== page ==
[swift-evolution] [Discussion] A Problem With SE-0025?

John McCall rjmccall at apple.com
Thu Jun 30 01:34:14 CDT 2016

> On Jun 29, 2016, at 7:07 PM, Xiaodi Wu via swift-evolution <swift-evolution at swift.org> wrote:
> [Resending with fewer recipients]
> On Wed, Jun 29, 2016 at 8:55 PM, Jordan Rose <jordan_rose at apple.com <mailto:jordan_rose at apple.com>> wrote:
> Updated in https://github.com/apple/swift-evolution/pull/396 <https://github.com/apple/swift-evolution/pull/396>. Thanks again, everyone!
> As usual, a thoughtful result from the core team. Curious, though, where does the following statement come into play?
> "The access level of a conformance concerning a `private` type or protocol is considered to be `fileprivate` rather than `private`."

I think the internal representation may be leaking out.  I believe this is the right basic approach for formalizing the language rules here:

1. A scope S has access to a declaration D if S has access to the scope S_D in which D is declared and:
  - if D is explicitly declared 'private', S is equal to S_D or lexically nested within S_D,
  - if D is explicitly declared 'fileprivate', S appears within the same file as S_D,
  - if D is explicitly declared 'internal', S appears within the same module as S_D, or
  - if D lacks an explicit access specifier, S appears within the same module as S_D or S_D is a public extension (*).
(*) I believe this special case rule about public extensions is correct for the current model.  I'm not sure it's a good idea, though.

2. A scope S has access to a scope T if:
  - S is equal to T or is lexically nested within it,
  - T is a declaration D and S has access to D, or
  - T is a file scope.

3. A declaration D shall not use in its signature any declaration D_sig for which there potentially exists a scope S such that S has access to D but not D_sig.  The signature of a declaration includes:
  - the explicit type of a function, initializer, variable, or constant declaration; or its inferred type (fully "desugared", e.g. ignoring all type aliases) if an explicit type is not given
  - the underlying type of a typealias or associatedtype declaration
  - the superclass type of a class declaration
  - the conformance list of a class, struct, enum, protocol, or extension declaration
  - the generic parameters and constraints of a generic declaration
  - etc.

Formally, there's no need to decide the "real" or "effective" access modifier for a declaration.  Conveniently (and not coincidentally), these rules do end up being equivalent to computing an effective access level by just merging information down from the lexical container, but that's emergent, not fundamental, so don't put too much energy into whether the emergent access level "makes sense" as a description.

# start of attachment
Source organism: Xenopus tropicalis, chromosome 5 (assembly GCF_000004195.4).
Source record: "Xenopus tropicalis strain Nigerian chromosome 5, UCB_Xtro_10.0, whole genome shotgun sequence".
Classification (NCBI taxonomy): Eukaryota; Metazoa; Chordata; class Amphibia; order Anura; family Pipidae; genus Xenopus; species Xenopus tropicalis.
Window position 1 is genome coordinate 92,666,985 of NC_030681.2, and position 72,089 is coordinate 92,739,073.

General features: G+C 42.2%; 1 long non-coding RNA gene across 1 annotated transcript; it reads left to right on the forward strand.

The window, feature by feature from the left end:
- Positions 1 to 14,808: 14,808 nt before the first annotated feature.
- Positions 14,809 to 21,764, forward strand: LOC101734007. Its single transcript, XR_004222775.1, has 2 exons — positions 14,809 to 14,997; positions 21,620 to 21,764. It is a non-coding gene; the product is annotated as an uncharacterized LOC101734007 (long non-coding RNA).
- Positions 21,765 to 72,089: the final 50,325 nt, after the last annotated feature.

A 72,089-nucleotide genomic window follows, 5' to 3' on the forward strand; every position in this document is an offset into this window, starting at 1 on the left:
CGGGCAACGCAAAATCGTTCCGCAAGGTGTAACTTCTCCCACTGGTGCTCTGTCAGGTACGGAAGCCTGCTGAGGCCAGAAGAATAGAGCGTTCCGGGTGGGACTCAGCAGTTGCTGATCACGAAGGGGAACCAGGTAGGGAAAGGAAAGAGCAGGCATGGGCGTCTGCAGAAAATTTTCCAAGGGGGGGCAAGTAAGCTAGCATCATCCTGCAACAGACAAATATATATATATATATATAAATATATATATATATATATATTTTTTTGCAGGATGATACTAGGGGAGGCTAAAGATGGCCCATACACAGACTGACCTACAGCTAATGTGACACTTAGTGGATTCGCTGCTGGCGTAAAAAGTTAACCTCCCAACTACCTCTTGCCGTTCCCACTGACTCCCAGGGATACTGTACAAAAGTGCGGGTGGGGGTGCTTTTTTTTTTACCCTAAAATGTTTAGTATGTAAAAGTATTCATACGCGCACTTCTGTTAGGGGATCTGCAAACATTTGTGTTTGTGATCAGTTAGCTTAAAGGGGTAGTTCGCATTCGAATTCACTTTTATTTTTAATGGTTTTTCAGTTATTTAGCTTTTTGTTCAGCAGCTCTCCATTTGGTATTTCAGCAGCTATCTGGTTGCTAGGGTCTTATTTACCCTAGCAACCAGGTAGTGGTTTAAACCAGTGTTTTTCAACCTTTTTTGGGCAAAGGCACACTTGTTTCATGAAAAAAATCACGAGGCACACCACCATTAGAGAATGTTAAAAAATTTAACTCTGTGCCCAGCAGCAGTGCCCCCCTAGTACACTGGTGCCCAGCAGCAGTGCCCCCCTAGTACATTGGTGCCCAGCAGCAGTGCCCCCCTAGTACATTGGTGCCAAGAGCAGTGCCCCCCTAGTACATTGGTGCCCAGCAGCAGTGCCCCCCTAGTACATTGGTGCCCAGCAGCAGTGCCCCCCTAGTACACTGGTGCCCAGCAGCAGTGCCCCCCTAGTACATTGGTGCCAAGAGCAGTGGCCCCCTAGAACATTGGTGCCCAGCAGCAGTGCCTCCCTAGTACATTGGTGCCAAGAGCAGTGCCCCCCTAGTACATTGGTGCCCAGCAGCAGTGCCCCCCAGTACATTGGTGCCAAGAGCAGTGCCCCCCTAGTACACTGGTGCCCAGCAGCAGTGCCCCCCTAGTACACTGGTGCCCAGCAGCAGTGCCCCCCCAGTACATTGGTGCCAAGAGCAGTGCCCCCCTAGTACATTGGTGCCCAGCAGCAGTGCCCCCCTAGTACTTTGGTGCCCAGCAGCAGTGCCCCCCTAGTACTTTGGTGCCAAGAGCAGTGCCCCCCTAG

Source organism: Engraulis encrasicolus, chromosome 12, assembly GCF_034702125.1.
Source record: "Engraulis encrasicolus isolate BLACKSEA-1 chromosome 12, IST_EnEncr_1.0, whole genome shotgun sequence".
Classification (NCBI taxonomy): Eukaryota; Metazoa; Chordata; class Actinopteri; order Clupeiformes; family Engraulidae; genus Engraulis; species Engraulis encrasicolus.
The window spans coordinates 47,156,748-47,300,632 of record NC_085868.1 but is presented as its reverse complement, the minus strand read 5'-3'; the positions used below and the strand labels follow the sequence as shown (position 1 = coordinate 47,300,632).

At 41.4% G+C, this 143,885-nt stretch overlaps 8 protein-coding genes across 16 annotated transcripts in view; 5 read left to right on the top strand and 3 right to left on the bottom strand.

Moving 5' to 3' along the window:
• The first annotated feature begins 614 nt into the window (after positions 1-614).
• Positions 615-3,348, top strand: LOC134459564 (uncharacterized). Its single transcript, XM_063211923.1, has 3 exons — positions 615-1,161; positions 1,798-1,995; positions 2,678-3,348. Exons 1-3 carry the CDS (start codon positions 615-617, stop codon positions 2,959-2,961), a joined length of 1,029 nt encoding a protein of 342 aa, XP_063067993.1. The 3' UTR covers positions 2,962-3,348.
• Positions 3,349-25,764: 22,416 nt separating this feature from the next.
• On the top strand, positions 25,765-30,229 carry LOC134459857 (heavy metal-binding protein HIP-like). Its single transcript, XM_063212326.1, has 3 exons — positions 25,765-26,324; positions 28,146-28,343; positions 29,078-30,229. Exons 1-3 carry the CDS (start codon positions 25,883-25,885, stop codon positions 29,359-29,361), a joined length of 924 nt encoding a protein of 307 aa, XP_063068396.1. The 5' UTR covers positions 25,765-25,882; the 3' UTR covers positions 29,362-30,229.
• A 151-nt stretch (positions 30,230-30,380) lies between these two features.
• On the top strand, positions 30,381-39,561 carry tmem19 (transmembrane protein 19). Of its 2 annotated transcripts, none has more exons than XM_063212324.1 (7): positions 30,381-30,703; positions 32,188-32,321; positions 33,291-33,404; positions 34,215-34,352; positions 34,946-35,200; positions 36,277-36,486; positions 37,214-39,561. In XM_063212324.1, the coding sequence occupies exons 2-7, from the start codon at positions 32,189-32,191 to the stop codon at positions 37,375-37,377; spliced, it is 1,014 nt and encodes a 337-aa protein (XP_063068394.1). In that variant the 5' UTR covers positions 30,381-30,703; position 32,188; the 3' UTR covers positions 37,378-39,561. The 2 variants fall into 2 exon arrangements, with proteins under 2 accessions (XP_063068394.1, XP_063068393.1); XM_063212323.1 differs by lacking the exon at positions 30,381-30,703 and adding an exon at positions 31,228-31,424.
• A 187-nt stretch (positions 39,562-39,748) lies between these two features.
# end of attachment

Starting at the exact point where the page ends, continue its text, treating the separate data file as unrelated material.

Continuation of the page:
> Jordan
>> On Jun 29, 2016, at 16:51, Jordan Rose <jordan_rose at apple.com <mailto:jordan_rose at apple.com>> wrote:
>> I just attended a core team meeting where this whole thing was discussed, and will update our amendment <https://github.com/apple/swift-evolution/pull/383> tonight. But in short:
>> - The default access level will be 'internal' everywhere*. The compiler will not warn if the access-as-written is broader than necessary. Motivation: it should be possible to design a type's API as if it had more access than it currently does.
>> * except in extensions, see below
>> - The complicated "rule 2" from the amendment stands, but possibly in a form that isn't specific to 'fileprivate':
>>> A non-private method, initializer, subscript, property, or typealias may still have a type that references `private` declarations if (1) the non-private declaration is a member of a private type, and (2) all referenced `private` declarations are defined within an enclosing lexical scope. That is, it is legal for a non-private member within a `private` type to have a type that is formally `private` if it would be legal for a `private` declaration in the parent scope to have that type.
>> As Xiaodi pointed out, this could be even broader, to say that an internal member may reference a fileprivate type if the member is itself defined within a fileprivate type, because it's still safe. That would look like this:
>>> A member may not have a type that references any declarations that aren't accessible wherever the member is accessible.
>> I'm concerned about that being too permissive, though. I still want this to be considered an error:
>> fileprivate struct Foo {
>>   fileprivate typealias Bar = Int
>>   internal func baz() -> Bar { … }
>> }
>> - An access modifier on an extension has been ruled to indicate the desired scope, not the desired access. Therefore, members within a `private extension` will be `fileprivate`. (We're only really getting away with this because we don't allow extensions anywhere but at the top level, though if we had nested extensions we'd probably consider them scoped anyway.)
>> - We are not looking at renaming either 'fileprivate' or 'private' for Swift 3.
>> - All this has been ruled not to need a formal review.
>> Thanks everyone for getting us to this point. It's definitely different from what I would have come up with on my own or just collaborating with Robert, so you can all count yourselves as contributors to this one. :-)
>> Jordan
>> P.S. If you see further issues here I'd still like to hear them; if you're unclear on any points after I've updated the pull request <https://github.com/apple/swift-evolution/pull/383>, I'm happy to go over them again.
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